Thursday, July 25, 2013 | 4:41 p.m.
The Nevada Supreme Court, in a split decision, has upheld the constitutionality of a law that requires certain juvenile sex offenders to register with law enforcement and for the registration information to be shared with community groups.
The majority 48-page opinion written by Justice Michael Douglas overturned the ruling of Clark County Juvenile District Judge William Voy, who said the 2007 law was invalid because it did not bear any relationship to public safety or rehabilitation of the juveniles.
Both the four justices in the majority and the three in the minority said Thursday the law probably is not effective in preventing crime and was passed only to get federal money.
Douglas wrote that he, like the juvenile judge, is concerned about the wisdom of the law but that the court is bound to follow it and that, in this case, it “easily passes rational basic review.”
The law defines a sex offender as one who, after July 2006, was judged a delinquent for sexual assault, battery with intent to commit sexual assault, lewdness with a child, or an attempt or conspiracy to commit any of these offenses as long as the offender was 14 years or older at the time of the act.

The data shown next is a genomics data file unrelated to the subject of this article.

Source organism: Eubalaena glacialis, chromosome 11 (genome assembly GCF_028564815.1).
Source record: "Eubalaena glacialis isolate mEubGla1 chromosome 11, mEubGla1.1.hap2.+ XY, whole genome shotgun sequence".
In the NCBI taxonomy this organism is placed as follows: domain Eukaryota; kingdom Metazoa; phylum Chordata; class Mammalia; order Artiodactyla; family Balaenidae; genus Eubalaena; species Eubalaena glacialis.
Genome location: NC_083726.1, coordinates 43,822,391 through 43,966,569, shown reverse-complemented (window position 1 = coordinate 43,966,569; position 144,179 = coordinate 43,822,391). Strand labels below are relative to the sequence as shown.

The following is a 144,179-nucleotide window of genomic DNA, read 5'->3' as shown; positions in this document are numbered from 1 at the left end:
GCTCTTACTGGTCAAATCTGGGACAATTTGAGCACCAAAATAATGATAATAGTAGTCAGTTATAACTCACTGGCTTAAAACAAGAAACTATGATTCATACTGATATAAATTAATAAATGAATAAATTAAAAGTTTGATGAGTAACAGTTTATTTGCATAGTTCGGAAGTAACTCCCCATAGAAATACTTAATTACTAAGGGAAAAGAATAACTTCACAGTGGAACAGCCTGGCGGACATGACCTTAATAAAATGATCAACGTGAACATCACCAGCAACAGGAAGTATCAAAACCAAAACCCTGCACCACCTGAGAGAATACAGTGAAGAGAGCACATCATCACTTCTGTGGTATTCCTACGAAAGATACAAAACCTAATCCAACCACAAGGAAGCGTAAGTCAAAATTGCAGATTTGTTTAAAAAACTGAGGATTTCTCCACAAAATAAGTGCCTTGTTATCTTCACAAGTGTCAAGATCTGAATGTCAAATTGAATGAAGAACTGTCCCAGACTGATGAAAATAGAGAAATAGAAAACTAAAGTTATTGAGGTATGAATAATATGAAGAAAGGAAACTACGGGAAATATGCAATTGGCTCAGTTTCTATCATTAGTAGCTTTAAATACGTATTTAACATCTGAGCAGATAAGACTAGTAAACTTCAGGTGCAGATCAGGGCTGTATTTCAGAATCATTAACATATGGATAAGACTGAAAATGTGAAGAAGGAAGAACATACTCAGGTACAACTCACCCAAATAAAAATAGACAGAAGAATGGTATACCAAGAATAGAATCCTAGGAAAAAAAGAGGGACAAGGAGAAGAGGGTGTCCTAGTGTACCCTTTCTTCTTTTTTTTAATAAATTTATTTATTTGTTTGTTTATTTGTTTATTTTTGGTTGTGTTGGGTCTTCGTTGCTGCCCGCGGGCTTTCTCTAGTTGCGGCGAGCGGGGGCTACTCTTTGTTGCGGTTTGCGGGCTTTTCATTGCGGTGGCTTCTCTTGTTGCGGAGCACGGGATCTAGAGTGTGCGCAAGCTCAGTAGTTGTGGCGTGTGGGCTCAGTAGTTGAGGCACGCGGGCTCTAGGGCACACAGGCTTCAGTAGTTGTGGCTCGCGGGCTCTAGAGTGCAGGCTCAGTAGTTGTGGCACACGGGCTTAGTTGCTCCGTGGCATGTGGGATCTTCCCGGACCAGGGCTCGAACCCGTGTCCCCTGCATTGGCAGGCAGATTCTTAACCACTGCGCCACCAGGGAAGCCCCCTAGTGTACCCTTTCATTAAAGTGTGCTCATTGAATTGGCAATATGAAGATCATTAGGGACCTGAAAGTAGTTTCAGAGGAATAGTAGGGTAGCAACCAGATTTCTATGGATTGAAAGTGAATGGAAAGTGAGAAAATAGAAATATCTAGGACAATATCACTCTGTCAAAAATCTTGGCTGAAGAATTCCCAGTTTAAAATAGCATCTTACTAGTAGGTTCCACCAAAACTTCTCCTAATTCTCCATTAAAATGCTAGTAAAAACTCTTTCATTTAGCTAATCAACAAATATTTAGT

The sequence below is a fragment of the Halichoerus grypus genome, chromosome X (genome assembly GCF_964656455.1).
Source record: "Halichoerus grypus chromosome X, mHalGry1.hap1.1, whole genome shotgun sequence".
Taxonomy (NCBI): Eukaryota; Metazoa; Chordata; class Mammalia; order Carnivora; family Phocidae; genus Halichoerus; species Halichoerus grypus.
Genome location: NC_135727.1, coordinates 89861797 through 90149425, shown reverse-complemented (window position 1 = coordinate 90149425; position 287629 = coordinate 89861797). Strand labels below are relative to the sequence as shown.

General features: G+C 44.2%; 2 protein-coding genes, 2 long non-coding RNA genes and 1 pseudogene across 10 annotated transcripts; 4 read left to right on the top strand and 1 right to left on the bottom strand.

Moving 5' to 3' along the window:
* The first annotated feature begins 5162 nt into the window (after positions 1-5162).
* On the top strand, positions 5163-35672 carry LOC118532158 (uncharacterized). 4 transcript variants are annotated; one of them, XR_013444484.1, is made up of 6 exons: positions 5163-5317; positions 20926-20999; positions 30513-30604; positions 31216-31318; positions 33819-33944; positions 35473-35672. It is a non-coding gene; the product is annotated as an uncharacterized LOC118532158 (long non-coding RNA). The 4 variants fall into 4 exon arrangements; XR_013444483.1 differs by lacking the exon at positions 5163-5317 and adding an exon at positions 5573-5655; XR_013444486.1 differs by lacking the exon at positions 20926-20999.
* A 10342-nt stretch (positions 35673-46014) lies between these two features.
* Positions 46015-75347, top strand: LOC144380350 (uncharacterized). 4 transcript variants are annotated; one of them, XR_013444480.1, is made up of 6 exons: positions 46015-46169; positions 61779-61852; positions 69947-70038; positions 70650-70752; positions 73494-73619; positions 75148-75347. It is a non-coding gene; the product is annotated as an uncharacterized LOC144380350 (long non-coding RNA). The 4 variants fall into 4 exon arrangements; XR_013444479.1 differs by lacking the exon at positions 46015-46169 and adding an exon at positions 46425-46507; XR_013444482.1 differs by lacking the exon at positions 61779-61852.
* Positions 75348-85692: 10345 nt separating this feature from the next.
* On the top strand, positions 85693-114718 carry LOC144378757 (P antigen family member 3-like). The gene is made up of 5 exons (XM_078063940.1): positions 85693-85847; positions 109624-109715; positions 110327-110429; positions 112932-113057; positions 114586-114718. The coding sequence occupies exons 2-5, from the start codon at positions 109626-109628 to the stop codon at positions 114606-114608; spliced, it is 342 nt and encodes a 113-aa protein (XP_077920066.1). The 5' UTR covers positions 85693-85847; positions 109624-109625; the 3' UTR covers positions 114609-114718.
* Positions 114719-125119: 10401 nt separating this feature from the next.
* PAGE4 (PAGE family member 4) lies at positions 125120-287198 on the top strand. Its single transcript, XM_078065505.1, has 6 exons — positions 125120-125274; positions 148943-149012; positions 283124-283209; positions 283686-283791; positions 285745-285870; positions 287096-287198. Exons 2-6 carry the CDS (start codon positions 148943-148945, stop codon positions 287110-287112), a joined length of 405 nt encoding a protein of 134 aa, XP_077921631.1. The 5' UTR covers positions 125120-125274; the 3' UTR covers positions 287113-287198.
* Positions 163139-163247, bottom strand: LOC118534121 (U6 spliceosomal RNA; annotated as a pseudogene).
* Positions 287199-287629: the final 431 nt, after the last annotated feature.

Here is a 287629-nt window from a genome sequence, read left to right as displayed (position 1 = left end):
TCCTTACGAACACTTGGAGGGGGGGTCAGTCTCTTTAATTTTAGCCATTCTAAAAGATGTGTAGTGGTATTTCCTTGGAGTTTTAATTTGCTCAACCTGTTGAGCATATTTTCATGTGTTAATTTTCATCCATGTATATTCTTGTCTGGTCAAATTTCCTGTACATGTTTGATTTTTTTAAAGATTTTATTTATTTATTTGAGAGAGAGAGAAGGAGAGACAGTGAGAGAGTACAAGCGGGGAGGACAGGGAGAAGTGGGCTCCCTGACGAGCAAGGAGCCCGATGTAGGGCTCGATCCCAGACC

Prior to the passage of the law, juvenile judges had the authority to decide whether the delinquent should be required to register and if there should be limited community notification.
The majority rejected the argument that the law was punitive and said it was passed to protect the public. The justices denied the claims that children declared delinquent prior to the law could also be forced to register.
While declaring the law constitutional, Douglas wrote, “Of upmost concern, it does not appear from the legislative history that the Nevada Legislature ever considered the impact of the bill on juveniles.”
He said the motivation of the Legislature appeared to be loss of federal money.
The Clark County Public Defender’s Office and the ACLU — which backed the decision of the juvenile judge to invalidate the law — said juveniles are subject to registration for 25 years to life.
Douglas said Nevada has a long tradition of public protection and this law does not conflict with the juvenile justice system.
Justice Michael Cherry, who wrote the seven-page dissenting opinion, said this 2007 law was unconstitutional because it applied to juveniles declared sex offenders before the law was passed. He called the law “akin to the historical punishments of branding and shaming.”
Cherry objected to the wider disclosure of the information to community groups. He wrote that even juveniles who have successfully completed treatment and have been certified as low risks are subject to the registration and community notification.
Cherry, joined by Justices James Hardesty and Nancy Saitta in the dissent, said the Legislature should reconsider this law. Joining Douglas in the majority were Chief Justice Kristina Pickering and Justices Mark Gibbons and Ron Parraguirre.